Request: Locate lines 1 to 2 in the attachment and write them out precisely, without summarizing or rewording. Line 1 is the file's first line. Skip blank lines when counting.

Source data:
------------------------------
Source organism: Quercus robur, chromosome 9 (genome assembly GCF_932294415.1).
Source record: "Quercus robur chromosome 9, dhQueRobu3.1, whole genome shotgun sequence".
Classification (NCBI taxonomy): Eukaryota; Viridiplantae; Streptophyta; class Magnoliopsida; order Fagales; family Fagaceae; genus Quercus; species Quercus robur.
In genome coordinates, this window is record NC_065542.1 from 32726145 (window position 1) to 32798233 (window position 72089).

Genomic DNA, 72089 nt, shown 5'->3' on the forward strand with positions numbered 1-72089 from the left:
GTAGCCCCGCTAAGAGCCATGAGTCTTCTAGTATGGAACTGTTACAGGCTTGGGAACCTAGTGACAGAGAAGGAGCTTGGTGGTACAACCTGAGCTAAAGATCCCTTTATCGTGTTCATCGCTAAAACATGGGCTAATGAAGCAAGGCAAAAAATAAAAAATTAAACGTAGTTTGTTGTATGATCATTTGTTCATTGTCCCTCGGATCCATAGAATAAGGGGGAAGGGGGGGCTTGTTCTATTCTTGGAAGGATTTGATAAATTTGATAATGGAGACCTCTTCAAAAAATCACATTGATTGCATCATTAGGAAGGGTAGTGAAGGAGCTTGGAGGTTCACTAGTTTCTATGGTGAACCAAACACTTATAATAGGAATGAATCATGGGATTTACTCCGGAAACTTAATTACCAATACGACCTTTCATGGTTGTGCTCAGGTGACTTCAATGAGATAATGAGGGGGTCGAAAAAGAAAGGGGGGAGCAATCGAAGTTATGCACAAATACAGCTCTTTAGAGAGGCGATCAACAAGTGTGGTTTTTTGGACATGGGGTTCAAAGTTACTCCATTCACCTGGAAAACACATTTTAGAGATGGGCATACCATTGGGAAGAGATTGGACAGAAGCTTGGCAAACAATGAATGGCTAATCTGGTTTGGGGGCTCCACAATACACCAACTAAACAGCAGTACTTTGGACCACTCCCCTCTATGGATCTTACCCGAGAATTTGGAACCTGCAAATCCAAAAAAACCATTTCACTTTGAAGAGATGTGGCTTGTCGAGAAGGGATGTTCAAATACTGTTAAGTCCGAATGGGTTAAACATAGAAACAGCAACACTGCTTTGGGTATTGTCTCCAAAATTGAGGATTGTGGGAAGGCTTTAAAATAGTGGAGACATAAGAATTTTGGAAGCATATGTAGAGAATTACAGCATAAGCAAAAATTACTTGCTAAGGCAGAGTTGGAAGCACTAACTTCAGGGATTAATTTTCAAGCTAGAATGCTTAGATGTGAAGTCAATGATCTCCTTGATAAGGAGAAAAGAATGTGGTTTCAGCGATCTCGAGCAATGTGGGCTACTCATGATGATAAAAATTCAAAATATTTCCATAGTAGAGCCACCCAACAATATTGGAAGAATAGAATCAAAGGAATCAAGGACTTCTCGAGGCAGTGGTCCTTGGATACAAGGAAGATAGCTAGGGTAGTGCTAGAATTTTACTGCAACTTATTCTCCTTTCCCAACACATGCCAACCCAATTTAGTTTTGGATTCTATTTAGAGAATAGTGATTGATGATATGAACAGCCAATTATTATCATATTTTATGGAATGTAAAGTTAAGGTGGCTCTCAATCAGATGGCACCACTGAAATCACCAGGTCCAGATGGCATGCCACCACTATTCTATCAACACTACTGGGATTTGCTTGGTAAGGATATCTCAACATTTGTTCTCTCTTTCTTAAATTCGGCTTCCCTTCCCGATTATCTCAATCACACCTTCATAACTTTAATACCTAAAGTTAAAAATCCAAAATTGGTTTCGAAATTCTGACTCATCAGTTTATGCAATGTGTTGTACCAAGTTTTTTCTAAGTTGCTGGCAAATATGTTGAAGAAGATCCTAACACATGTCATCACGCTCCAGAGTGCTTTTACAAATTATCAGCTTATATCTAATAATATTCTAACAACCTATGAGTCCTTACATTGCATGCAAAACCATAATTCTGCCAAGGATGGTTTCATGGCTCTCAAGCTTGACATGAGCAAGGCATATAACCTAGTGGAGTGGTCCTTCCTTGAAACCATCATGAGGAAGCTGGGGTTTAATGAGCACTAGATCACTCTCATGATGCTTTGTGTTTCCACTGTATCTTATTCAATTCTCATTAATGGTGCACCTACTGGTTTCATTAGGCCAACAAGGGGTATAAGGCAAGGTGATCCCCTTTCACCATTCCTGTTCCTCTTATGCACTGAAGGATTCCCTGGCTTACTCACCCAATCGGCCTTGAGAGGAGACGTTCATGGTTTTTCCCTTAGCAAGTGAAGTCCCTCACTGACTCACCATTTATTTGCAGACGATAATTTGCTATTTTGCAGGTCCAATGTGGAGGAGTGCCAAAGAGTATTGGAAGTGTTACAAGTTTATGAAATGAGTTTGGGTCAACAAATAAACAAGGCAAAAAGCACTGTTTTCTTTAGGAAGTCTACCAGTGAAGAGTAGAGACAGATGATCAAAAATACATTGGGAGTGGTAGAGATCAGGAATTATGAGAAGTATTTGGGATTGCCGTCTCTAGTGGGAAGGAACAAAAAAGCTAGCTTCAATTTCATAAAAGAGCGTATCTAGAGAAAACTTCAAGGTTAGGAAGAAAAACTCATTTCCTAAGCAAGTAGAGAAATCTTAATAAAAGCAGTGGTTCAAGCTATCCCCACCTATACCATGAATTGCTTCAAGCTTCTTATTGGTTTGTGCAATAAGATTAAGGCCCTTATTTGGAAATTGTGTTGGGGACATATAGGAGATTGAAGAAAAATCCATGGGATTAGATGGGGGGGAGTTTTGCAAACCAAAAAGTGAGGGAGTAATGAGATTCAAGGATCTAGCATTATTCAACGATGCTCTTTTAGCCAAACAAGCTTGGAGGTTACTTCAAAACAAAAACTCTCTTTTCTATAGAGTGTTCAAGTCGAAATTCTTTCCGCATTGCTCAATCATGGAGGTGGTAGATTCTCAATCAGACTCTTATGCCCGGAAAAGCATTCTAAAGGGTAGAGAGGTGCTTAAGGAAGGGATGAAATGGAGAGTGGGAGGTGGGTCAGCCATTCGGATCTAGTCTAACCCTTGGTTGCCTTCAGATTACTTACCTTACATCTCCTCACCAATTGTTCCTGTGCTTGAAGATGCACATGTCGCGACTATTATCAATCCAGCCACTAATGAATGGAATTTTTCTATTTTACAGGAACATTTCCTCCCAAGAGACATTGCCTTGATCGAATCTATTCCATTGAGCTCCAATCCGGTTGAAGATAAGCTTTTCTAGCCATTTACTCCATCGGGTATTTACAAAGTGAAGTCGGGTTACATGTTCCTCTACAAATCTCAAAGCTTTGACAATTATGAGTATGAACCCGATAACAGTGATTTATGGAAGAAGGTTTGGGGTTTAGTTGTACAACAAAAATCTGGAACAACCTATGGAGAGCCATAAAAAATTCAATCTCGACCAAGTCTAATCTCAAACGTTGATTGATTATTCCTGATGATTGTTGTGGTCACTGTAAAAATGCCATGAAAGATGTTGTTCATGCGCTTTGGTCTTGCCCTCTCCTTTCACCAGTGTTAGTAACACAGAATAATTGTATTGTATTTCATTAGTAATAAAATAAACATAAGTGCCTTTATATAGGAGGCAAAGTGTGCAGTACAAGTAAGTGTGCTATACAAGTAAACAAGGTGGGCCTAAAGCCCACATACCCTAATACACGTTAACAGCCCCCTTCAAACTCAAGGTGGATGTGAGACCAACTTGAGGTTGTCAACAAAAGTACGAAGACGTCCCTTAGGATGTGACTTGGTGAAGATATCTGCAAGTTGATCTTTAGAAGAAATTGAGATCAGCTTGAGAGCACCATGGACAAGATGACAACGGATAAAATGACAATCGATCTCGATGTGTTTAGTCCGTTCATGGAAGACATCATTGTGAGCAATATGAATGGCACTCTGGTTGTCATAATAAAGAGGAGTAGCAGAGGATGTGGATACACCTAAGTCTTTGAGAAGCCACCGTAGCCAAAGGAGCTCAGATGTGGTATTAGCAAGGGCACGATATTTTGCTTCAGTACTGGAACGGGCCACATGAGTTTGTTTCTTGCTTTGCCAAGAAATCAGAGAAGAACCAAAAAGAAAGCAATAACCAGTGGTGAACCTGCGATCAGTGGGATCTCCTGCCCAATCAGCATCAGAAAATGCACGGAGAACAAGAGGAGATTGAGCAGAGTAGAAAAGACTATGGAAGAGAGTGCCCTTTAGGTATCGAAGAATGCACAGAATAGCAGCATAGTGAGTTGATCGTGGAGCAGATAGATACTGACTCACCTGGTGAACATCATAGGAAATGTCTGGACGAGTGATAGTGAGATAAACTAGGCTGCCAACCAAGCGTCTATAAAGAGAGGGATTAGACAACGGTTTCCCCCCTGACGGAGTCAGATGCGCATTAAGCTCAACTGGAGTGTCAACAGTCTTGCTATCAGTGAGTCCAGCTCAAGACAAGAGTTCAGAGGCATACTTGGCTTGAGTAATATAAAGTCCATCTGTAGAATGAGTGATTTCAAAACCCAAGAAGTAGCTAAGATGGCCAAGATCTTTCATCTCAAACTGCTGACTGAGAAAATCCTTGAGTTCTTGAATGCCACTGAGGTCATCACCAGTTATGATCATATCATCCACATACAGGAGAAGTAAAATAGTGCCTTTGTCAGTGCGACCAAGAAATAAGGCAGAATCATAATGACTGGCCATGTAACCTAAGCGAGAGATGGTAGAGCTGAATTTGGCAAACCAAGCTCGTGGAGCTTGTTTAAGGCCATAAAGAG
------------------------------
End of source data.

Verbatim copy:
Source organism: Quercus robur, chromosome 9 (genome assembly GCF_932294415.1).
Source record: "Quercus robur chromosome 9, dhQueRobu3.1, whole genome shotgun sequence".